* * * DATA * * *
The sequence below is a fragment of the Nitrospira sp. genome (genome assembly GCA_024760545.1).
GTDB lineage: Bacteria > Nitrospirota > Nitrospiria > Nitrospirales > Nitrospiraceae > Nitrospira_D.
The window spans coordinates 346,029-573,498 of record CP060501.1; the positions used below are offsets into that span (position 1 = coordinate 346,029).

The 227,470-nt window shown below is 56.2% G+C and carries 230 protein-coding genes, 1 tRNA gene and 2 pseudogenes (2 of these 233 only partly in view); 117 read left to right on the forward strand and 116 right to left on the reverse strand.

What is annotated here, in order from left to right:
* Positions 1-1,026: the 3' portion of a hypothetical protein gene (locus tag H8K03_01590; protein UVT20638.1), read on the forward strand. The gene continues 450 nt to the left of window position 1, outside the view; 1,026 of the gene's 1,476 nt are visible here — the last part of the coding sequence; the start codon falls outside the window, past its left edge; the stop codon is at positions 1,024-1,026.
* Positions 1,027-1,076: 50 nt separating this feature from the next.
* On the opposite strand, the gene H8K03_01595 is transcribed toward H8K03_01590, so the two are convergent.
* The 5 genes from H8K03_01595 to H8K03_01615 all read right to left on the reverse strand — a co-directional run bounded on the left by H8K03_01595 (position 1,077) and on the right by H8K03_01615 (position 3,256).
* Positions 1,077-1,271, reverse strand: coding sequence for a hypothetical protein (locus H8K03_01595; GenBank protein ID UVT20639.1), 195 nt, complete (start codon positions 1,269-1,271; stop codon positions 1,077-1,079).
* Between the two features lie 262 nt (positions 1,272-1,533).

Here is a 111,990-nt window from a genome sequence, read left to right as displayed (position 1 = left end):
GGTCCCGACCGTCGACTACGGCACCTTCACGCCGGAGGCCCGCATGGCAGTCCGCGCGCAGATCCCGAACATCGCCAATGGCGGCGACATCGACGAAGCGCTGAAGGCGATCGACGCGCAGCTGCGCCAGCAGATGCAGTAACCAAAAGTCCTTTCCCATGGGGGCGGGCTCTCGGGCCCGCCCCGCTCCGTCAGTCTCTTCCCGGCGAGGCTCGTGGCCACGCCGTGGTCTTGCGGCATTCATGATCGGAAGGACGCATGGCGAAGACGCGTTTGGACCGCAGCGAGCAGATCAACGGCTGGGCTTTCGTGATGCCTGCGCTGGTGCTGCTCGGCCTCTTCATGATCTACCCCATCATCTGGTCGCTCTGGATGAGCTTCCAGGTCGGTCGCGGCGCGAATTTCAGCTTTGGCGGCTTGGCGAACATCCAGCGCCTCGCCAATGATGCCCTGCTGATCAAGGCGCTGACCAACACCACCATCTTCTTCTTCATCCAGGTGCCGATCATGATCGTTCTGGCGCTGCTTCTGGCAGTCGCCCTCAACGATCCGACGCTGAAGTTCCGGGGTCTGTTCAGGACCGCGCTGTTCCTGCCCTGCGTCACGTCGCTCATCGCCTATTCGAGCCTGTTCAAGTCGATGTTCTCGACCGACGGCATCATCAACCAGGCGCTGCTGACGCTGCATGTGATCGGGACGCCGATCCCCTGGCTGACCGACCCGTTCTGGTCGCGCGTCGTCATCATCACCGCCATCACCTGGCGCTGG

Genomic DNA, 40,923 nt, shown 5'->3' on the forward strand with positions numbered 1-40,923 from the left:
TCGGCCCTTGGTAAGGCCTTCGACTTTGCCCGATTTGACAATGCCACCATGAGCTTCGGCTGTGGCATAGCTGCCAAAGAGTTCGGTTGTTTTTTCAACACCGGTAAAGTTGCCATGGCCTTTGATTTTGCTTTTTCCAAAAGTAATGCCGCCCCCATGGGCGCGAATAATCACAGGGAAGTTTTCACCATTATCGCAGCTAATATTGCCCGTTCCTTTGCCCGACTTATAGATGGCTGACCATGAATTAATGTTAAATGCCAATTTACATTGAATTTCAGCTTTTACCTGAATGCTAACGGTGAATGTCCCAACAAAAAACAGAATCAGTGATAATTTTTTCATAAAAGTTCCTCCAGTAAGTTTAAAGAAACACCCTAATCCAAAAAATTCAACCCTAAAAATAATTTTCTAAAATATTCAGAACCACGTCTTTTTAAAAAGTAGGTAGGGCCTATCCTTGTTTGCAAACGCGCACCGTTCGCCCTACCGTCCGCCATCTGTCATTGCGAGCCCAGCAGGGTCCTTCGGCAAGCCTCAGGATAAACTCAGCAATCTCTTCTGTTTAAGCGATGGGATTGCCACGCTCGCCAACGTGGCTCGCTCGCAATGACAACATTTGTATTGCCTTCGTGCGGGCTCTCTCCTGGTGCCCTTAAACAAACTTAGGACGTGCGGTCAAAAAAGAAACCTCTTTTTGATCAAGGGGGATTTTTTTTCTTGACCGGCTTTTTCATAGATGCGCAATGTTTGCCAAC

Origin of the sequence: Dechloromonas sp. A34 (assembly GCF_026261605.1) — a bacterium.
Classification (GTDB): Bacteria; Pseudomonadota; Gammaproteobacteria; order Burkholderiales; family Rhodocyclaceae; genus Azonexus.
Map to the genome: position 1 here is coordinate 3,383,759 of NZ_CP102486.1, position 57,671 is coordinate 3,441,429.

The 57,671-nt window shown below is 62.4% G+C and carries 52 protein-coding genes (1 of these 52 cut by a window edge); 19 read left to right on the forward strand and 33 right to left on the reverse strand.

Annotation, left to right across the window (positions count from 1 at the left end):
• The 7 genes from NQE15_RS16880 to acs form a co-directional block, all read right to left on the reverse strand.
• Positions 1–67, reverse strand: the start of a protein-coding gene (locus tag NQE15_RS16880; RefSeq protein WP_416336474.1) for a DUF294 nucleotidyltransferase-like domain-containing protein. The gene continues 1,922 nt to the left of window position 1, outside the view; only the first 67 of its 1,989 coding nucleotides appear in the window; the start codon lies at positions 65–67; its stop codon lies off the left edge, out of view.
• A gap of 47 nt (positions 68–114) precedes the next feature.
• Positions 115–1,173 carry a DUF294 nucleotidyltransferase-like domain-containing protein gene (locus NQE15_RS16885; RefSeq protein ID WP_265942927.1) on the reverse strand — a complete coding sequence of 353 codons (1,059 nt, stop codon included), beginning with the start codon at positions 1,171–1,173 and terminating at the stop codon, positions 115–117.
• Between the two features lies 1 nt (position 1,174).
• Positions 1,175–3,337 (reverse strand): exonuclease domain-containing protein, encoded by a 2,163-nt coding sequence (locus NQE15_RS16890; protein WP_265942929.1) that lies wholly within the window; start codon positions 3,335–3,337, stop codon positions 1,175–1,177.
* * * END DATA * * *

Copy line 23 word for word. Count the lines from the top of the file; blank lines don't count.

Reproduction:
• A gap of 47 nt (positions 68–114) precedes the next feature.